Sabbath Resurrected

The music is classic Sabbath with hardly any compromising to contemporary standards in the genre.

Written by Shantanu David | Published: August 10, 2013 4:37:53 am

Album:13

Band:Black Sabbath

MUsic:Universal

Rs 417 (Amazon)

****

It was in the end of August 1969,that the world was introduced to heavy metal in the sleepy English town of Workington. A band called Black Sabbath,comprising four members including Ozzy Osbourne,an ex-convict vocalist,and Tony Iommi,a lead guitarist with the tips of two of his fingers sliced off in an industrial accident,played their first gig and created an entirely new genre of music. After a decade of redefining the hard rock genre,Osbourne was summarily dismissed due to his spiralling drug abuse,though the band continued to make a mark in world music. Some 34 years later,the band’s original line-up (barring cancer-stricken drummer Bill Ward,who is replaced by Brad Wilk of Rage Against The Machines) came together to bring out their latest offering,13,the standard release of which has eight tracks and a deluxe edition,which has 11.

Essentially,the album picks up from where the original line-up left off,never mind the progressions made in the genre in the last three decades. Black Sabbath really has nothing left to prove. They have come together to just have a good time. The music is classic Sabbath with hardly any compromising to contemporary standards in the genre. And boy,does it sound good.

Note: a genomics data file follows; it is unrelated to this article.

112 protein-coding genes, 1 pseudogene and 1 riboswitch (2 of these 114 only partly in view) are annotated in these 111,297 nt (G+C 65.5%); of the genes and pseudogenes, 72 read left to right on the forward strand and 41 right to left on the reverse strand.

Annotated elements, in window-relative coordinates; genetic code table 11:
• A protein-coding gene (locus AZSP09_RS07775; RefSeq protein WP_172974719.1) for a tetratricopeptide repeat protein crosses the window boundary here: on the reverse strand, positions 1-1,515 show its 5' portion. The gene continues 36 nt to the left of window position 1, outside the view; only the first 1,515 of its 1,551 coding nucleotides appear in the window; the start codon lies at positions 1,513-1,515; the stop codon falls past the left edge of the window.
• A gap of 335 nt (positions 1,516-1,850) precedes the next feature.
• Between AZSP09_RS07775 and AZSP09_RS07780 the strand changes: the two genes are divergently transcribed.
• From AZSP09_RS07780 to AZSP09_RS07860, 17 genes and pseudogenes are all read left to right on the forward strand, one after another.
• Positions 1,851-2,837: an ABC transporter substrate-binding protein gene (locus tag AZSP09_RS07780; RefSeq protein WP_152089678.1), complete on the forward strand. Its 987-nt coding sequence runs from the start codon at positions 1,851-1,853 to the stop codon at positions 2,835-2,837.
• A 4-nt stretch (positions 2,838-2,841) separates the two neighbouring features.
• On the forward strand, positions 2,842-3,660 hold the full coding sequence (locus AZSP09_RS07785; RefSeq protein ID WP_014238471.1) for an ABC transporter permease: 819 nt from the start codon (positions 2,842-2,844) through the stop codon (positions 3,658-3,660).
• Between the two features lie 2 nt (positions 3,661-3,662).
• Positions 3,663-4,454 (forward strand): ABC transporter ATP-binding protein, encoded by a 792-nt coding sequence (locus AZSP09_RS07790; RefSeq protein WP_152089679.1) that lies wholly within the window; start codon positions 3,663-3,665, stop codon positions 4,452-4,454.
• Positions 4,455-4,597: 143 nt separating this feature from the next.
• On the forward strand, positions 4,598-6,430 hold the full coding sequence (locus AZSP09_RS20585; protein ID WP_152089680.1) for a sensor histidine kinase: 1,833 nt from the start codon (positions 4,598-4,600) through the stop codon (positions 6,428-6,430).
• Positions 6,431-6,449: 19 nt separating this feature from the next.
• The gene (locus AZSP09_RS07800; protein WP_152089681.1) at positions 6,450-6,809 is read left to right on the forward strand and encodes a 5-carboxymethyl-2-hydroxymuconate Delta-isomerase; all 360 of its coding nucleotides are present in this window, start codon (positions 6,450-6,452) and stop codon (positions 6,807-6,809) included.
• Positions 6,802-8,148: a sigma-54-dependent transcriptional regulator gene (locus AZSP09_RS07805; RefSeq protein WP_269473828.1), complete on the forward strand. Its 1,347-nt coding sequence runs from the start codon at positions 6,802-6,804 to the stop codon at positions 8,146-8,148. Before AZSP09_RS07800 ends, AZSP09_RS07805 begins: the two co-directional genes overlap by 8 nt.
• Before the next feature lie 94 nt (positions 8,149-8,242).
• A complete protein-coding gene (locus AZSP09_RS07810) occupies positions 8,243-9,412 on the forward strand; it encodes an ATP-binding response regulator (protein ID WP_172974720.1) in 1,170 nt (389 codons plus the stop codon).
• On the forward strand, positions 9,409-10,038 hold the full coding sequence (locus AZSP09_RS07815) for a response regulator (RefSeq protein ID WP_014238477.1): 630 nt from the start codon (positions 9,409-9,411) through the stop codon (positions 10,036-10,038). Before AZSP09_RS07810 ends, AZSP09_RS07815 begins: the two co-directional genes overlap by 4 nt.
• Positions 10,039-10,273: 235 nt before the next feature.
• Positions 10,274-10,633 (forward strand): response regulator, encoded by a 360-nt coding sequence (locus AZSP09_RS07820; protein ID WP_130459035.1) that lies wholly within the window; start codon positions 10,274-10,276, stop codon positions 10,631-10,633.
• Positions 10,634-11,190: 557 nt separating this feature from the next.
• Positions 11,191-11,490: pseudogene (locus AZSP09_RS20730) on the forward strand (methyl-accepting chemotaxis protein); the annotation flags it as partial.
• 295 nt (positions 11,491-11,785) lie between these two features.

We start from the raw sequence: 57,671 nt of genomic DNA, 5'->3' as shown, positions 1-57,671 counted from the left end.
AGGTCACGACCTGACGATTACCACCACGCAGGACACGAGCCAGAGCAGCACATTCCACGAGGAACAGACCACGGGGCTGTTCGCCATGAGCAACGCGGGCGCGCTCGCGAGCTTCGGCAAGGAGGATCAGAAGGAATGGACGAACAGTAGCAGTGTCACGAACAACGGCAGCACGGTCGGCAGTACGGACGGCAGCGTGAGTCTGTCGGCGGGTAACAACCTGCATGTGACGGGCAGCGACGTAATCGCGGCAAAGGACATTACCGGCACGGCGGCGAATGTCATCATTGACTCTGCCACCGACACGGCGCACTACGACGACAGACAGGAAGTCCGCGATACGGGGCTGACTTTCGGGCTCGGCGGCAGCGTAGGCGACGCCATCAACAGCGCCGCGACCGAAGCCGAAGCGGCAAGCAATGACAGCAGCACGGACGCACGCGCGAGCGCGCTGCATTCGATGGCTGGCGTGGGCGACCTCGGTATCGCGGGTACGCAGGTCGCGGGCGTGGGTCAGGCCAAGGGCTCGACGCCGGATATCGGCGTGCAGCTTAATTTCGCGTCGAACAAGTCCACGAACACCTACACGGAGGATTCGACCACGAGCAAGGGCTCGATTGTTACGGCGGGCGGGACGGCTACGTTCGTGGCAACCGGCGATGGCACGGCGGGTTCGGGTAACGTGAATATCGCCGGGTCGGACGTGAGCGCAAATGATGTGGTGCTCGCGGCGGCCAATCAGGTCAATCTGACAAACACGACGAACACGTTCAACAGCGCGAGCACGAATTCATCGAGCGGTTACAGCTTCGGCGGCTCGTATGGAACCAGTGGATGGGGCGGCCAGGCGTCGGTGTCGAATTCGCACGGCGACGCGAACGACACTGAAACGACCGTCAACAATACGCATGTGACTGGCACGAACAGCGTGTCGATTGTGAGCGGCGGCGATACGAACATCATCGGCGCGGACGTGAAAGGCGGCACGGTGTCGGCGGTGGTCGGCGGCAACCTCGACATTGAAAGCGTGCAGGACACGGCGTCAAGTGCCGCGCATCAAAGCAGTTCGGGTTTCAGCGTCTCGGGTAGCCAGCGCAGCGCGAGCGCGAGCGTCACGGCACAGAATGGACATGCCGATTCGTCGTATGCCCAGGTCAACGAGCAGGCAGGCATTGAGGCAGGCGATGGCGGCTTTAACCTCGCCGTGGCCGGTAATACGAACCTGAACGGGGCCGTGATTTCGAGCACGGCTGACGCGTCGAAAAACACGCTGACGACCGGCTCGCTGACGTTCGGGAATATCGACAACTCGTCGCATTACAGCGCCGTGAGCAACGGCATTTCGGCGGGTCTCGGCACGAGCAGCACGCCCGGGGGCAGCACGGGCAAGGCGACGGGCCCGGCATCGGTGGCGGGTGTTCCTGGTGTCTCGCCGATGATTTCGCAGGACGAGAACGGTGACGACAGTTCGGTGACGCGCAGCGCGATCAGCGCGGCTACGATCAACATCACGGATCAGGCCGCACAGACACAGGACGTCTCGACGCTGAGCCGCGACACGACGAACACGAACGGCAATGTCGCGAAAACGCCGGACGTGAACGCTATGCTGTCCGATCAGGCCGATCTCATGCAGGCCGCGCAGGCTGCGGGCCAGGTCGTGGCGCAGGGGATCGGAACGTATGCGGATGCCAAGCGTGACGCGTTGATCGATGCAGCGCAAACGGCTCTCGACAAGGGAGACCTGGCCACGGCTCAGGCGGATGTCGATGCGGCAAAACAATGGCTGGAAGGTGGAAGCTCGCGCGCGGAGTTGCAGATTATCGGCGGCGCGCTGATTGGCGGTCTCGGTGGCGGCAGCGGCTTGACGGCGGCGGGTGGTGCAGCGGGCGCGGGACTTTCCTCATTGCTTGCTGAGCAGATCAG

The album starts in an eerily familiar way with a mid-tempo power riff,a la Iommi,a shimmering on cymbals and an extremely heavy single-toned bass line. And then Osbourne breaks into Is this the end of the beginning? Or the beginning of the end?,and you find yourself grinning. 13 has started with Beginning of the end.

The darkness comes in stronger waves with the next track,God is dead?,despite its rather camp lyrics (Butler’s fascination with simple rhyming is apparently yet to play itself out). But to make up for the simplistic lines,this is musically the heaviest track in the album. The song really belongs to Butler and his uncomplicated bass line,which the man plays with such brutality that it turns a doom metal track into the soundtrack for the Apocalypse. The next track,Loner,is less emphatic on the gloom doom front,but with interesting time changes. A sense of deja vu returns with Zeitgeist,which is essentially Planet caravan (from 1970’s Paranoid) reborn,this time with a Moorish tonal quality. Damaged soul has a blues feel to it,especially with Iommi’s frequent down-tempo solos and strong backing by Butler and Wilk. This is the band revisiting their heavy blues roots from the late ’60s before they decided to exchange their hats for cowls. Dear father,is a brooding piece.

The next three songs,Methademic,Peace of mind and Pariah are more experimental,perhaps one of the reasons why they weren’t included in the normal release. In any case,they are pure ear candy.

shantanu.david@expressindia.com

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